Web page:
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As announced in my previous blog post I will be writing a series on some of the Azure Cognitive Services. Today I will start off with a topic that will be the foundation for the upcoming services that will be connected to it. “NLP”, natural language processing, is the technique of understanding context and can be used with one of Azure’s services. Of course, we’ll also need something to interact with this service, hence the introduction of the Microsoft Bot Framework.

In this blog I will demonstrate:

  • How to create a LUIS app via Azure
  • How to create a simple Bot using the Microsoft Bot Framework (MBF)

Source code:


What and why is a tosti?

A quick introduction to LUIS

Microsoft offers a service called LUIS (Language Understanding Intelligent Service) that can not only comprehend what you are trying to say (with trained models) but it can also extract parameters from your context. LUIS works with a few key elements that together create a pretty advanced NLP-service. This service is available at Here you can create new apps and maintain your current ones. However, we’re going to initiate a new LUIS APP using Azure in this blog.

The key elements are utterances, entities, and intents. This is easily explained in an example sentence:

“I would like to order a pepperoni pizza (Entity -> Pizza.Type)” Intent: OrderPizza

“Where can I find a tosti company?” Intent: FindTostiCompany

“Can you tell me the route to the National Museum(Entity -> Location)?” Intent: GetRoute

An “intent” is the context of what someone is trying to say/do.

An “utterance” is an example of input that LUIS can categorize in a specific intent.

An “entity” is a parameter in the context that specifies something.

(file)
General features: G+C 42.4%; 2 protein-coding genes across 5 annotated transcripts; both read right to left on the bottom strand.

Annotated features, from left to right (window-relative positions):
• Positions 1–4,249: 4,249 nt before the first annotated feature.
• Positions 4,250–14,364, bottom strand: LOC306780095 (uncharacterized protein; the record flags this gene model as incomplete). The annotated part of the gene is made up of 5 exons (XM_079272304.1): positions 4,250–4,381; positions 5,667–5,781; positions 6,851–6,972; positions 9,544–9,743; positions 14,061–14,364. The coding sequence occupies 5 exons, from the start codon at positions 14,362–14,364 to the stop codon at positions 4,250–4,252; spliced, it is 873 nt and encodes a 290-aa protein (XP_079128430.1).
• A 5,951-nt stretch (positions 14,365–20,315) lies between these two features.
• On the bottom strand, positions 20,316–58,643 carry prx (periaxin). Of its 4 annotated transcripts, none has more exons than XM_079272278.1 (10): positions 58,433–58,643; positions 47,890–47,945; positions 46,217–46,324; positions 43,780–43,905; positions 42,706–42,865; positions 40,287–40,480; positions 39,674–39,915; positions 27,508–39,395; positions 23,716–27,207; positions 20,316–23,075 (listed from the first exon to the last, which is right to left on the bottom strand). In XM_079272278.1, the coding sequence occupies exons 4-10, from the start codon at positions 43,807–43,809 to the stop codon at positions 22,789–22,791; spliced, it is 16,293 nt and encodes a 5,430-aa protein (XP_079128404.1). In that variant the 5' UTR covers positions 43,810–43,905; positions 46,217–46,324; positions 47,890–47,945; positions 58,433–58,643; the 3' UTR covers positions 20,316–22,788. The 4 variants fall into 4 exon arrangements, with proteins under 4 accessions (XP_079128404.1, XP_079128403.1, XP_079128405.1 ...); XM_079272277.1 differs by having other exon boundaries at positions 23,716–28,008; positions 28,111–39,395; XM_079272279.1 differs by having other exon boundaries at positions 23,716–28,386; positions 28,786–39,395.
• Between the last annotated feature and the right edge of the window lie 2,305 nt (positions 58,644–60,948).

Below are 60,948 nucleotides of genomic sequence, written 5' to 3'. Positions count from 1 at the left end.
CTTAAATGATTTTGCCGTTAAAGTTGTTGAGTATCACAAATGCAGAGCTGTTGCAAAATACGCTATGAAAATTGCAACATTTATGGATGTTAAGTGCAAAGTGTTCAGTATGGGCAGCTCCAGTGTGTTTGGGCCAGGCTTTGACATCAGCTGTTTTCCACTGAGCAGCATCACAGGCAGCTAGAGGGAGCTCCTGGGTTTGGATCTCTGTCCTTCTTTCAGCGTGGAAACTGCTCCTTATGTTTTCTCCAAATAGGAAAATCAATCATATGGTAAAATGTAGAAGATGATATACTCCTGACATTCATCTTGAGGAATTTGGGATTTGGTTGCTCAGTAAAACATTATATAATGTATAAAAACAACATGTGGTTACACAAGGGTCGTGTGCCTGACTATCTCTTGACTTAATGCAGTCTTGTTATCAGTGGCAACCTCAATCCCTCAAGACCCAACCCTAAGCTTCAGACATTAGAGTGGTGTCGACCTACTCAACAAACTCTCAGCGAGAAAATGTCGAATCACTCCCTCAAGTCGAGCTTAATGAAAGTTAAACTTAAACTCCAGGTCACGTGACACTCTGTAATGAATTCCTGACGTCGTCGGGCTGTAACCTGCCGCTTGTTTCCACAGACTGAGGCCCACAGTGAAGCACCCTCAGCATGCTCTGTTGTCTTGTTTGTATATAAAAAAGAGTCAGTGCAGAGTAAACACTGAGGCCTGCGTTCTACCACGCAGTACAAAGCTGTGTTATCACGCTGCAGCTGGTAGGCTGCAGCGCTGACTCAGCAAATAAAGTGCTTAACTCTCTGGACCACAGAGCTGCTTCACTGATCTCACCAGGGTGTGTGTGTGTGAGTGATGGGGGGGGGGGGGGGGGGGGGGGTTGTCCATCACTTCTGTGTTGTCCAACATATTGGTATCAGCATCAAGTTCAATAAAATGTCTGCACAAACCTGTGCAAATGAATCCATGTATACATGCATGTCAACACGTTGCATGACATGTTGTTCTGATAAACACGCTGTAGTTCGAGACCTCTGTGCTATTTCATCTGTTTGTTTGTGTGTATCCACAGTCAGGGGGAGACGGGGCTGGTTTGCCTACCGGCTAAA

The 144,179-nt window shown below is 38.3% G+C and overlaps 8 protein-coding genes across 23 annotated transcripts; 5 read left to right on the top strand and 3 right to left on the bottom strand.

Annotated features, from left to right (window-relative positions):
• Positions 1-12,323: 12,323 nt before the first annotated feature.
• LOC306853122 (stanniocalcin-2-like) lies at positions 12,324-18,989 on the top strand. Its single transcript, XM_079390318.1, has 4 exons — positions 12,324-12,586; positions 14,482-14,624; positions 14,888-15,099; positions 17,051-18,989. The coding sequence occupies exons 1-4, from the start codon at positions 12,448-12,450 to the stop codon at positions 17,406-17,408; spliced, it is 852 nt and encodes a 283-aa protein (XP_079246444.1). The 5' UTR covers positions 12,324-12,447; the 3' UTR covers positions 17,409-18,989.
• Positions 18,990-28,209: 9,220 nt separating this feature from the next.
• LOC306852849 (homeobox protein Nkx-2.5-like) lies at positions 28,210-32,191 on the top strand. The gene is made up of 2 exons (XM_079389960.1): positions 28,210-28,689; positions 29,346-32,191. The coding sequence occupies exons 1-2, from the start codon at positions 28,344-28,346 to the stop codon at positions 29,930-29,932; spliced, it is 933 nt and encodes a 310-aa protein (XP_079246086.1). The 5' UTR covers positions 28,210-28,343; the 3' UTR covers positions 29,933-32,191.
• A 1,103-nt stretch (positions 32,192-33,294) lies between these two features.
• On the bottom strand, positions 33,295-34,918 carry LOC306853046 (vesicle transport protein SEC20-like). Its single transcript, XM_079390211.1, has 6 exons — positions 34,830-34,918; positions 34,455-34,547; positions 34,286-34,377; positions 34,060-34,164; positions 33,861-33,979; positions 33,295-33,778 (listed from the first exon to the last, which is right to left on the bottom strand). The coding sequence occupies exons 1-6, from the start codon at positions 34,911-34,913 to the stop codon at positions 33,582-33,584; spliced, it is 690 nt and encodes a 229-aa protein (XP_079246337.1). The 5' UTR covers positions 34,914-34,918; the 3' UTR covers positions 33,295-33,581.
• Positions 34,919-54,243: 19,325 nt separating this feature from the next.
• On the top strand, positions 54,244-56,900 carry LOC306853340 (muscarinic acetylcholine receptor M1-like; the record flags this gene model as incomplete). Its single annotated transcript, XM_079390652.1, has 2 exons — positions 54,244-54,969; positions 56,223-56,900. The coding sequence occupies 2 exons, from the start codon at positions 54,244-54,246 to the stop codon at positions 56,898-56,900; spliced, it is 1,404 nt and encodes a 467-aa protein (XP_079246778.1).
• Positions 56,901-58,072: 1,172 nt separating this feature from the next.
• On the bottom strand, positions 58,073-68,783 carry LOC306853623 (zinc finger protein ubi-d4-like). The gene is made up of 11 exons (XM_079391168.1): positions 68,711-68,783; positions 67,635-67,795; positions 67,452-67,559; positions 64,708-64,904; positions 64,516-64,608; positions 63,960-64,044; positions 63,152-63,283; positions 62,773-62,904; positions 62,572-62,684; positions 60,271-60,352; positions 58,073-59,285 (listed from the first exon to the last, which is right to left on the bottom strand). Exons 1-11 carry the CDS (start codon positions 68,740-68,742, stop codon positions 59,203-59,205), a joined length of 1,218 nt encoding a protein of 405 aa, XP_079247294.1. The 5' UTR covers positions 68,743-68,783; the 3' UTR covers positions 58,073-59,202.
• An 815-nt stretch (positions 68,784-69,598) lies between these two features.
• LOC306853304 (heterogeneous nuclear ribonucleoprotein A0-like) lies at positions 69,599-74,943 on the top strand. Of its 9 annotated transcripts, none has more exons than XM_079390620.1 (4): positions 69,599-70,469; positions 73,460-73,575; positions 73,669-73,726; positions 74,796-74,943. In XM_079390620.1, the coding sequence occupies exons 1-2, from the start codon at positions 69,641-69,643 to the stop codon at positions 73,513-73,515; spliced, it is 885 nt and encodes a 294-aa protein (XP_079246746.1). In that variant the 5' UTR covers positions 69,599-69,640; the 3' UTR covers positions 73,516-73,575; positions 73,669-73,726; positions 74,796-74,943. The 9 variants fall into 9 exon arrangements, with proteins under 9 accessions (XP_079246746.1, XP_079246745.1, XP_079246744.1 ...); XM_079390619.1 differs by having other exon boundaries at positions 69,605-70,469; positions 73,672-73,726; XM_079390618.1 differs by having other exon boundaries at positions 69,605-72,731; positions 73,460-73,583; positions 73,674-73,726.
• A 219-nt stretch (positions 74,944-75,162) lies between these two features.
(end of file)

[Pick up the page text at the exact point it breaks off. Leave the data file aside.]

With phrase lists it is possible to add synonyms to commonly used keywords in your utterances. This can help you train a model quicker and reduces the amount of repetitive utterances.

An example of a filled in phrase list in

Create a simple Bot

One of many ways NLP can be used is via a Bot. Microsoft really improved their Microsoft Bot Framework last year. Version 4 has been published and I must say, it’s better than ever.

Create a new Bot App in Azure by: “Create a resource” -> “AI + Machine Learning” -> “Web App Bot”.

Again fill in all input fields. Be sure to set the pricing tier to F0 for development purposes. 10.000 messages are more than enough to get going. Azure Storage is necessary for logging. Insights can be really (really!!!) useful when debugging the production code.

Navigating to the selected resource group four new resources have been added (Web App Bot, App Service, Insights and Storage). Selecting the Web App Bot will show the Web App dashboard at which the Web Bot is configured. It is possible to already talk to the bot, as it just created a LUIS App for you.


Create a LUIS App

Creating a LUIS service in Azure

NOTE: This step is optional. A LUIS Service resource is only necessary if you use all of the free quotas of the LUIS starters key that is enabled on creation.

Create a resource -> AI + Machine Learning -> Language understanding.

In the Azure environment navigate to “Create a Resource” -> “AI + Machine Learning” -> “Language Understanding”.